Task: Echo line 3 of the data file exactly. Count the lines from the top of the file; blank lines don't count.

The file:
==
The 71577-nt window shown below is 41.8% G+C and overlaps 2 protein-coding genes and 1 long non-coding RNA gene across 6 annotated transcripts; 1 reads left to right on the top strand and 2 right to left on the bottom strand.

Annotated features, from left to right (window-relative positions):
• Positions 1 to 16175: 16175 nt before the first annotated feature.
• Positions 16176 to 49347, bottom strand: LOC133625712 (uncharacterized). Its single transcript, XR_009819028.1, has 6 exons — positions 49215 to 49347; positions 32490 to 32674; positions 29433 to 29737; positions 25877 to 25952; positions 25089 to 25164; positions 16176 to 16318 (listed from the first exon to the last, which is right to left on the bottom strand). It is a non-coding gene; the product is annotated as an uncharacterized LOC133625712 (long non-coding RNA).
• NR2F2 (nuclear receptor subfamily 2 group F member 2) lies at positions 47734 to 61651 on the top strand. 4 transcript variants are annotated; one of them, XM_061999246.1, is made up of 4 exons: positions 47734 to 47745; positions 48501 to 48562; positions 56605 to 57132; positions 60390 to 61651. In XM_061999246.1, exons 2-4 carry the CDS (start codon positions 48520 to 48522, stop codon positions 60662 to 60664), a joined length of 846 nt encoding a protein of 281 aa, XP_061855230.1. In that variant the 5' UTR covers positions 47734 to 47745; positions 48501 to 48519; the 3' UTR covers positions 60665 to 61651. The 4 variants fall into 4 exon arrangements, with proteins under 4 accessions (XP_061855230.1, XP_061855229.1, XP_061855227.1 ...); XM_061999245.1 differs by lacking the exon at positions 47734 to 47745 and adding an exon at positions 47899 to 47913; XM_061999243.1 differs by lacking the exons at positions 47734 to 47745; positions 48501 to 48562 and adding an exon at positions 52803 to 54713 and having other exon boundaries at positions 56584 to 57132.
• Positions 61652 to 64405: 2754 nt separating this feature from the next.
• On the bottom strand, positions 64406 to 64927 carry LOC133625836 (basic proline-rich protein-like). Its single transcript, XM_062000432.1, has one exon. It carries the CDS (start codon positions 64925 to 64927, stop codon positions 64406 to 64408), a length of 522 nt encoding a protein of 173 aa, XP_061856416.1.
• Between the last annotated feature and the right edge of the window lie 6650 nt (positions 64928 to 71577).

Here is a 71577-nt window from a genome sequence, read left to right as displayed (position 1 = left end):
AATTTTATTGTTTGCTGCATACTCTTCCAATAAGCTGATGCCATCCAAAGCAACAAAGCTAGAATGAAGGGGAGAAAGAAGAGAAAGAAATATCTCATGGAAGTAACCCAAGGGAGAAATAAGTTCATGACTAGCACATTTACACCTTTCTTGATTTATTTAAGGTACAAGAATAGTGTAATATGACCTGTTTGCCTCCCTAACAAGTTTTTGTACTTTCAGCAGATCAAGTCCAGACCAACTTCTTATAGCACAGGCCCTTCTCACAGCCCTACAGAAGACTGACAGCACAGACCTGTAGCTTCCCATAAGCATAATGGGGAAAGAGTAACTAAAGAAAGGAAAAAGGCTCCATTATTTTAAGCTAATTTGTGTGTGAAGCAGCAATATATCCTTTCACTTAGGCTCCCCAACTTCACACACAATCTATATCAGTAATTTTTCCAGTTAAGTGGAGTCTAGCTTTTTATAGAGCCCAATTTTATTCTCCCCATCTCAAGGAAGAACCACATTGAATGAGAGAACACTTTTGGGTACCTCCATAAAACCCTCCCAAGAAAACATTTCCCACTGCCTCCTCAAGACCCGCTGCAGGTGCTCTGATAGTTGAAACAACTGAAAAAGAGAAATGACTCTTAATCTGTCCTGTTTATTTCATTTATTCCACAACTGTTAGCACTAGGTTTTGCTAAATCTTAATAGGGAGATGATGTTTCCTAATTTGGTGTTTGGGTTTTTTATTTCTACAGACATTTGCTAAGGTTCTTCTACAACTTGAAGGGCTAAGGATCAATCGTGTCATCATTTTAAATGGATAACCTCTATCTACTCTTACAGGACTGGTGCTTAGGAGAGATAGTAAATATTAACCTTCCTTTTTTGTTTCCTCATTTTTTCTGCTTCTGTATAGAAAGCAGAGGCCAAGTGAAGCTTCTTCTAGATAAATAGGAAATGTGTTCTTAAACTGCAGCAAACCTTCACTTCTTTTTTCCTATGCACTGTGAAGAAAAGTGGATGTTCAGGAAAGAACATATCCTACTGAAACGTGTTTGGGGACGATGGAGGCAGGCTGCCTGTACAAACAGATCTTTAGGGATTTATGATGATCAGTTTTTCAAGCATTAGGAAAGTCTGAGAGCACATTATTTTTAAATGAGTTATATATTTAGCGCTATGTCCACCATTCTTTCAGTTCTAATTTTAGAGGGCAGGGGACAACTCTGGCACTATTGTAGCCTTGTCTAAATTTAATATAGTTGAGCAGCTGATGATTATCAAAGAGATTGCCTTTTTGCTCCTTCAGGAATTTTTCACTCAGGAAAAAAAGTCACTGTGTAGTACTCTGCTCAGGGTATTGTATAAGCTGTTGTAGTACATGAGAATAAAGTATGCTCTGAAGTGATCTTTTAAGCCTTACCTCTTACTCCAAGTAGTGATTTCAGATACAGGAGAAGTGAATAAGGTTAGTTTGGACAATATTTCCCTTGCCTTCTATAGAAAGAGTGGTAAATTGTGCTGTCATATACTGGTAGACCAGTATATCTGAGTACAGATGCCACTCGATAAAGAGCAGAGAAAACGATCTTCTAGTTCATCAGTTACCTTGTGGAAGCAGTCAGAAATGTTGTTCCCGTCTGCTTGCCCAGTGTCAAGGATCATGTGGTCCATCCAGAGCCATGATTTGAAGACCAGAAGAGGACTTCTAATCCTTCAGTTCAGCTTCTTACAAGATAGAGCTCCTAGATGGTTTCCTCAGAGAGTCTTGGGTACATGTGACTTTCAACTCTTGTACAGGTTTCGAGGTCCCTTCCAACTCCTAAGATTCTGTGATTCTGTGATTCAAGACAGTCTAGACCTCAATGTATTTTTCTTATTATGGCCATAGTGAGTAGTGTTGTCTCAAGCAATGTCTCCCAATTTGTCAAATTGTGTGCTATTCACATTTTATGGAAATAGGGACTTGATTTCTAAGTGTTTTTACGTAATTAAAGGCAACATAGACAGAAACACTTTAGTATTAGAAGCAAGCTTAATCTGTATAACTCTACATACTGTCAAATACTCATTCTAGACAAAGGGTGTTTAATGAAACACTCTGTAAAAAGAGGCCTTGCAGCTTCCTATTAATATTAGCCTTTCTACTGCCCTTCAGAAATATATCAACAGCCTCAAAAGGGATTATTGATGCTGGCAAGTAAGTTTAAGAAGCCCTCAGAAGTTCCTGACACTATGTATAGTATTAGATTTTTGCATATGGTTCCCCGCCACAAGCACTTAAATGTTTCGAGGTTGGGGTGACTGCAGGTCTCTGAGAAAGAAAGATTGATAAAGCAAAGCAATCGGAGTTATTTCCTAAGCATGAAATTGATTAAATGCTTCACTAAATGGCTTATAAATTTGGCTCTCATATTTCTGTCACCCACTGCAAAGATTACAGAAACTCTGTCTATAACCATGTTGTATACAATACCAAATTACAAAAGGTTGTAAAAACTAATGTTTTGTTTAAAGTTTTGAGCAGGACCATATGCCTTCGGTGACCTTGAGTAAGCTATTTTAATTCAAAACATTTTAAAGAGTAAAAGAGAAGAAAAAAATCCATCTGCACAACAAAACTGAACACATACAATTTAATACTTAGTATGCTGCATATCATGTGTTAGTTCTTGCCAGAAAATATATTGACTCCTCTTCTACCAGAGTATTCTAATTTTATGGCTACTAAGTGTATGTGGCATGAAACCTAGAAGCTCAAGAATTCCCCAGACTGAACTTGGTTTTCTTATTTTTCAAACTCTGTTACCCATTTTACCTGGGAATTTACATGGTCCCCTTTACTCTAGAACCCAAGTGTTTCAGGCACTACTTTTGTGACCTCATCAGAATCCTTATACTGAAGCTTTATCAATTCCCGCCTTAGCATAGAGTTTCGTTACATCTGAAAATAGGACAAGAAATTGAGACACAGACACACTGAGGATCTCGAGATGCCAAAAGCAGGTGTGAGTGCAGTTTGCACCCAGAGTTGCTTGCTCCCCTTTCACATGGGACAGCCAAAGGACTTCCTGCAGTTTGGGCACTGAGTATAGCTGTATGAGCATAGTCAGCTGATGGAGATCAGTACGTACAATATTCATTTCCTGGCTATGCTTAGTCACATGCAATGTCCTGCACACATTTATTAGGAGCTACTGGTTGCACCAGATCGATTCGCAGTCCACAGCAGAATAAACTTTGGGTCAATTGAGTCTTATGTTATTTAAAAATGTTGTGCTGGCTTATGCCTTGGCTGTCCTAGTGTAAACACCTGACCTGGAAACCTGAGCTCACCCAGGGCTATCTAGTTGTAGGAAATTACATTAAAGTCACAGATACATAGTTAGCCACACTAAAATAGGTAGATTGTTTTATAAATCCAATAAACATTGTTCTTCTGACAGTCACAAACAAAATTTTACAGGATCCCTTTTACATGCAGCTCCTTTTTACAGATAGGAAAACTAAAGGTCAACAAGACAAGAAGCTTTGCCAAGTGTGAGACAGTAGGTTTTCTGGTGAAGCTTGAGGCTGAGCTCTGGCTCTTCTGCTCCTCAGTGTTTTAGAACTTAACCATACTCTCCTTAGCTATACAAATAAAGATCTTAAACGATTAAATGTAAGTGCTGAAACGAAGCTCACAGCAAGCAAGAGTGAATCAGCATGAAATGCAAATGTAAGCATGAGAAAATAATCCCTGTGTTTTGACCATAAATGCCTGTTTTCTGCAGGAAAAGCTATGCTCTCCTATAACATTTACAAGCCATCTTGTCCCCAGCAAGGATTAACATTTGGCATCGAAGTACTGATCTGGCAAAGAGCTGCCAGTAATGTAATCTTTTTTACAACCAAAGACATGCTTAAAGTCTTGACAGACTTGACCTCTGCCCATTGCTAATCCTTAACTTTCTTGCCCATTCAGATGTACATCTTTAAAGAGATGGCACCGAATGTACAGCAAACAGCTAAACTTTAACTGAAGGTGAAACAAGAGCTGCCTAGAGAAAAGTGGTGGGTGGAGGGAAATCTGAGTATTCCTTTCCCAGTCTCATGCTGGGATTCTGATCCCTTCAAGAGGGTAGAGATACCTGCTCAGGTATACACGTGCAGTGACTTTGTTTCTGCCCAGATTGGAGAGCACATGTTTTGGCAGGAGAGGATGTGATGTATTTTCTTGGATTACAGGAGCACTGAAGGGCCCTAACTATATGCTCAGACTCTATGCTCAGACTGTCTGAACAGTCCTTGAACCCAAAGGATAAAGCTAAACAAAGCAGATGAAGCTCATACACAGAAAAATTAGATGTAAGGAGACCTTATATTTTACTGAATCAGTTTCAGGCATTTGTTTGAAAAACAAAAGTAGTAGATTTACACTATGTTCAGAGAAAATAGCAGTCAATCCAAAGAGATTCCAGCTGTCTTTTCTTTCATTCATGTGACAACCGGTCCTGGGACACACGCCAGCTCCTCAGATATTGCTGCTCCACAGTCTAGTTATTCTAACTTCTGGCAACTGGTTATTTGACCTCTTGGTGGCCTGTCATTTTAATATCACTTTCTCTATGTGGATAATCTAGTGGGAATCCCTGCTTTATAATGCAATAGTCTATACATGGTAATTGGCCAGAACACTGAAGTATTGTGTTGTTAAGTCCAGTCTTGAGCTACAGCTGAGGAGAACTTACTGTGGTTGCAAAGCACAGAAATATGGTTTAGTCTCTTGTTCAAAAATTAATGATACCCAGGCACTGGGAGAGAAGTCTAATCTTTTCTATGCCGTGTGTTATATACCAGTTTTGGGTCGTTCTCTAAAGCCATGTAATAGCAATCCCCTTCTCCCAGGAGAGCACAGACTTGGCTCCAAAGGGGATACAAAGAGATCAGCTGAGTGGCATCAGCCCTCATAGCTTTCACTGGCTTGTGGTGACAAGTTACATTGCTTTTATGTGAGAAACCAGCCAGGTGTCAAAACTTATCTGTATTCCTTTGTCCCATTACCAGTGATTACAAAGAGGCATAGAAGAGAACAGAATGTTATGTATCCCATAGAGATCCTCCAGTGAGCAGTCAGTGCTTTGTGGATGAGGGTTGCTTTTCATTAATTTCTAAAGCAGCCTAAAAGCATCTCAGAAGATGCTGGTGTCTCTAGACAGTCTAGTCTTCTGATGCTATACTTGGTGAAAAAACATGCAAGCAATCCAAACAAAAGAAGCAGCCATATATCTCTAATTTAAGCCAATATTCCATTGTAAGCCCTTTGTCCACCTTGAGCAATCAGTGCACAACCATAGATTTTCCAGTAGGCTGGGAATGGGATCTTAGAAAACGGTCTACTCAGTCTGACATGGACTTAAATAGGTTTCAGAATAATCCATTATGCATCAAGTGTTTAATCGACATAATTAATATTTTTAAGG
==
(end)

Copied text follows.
• Positions 1 to 16175: 16175 nt before the first annotated feature.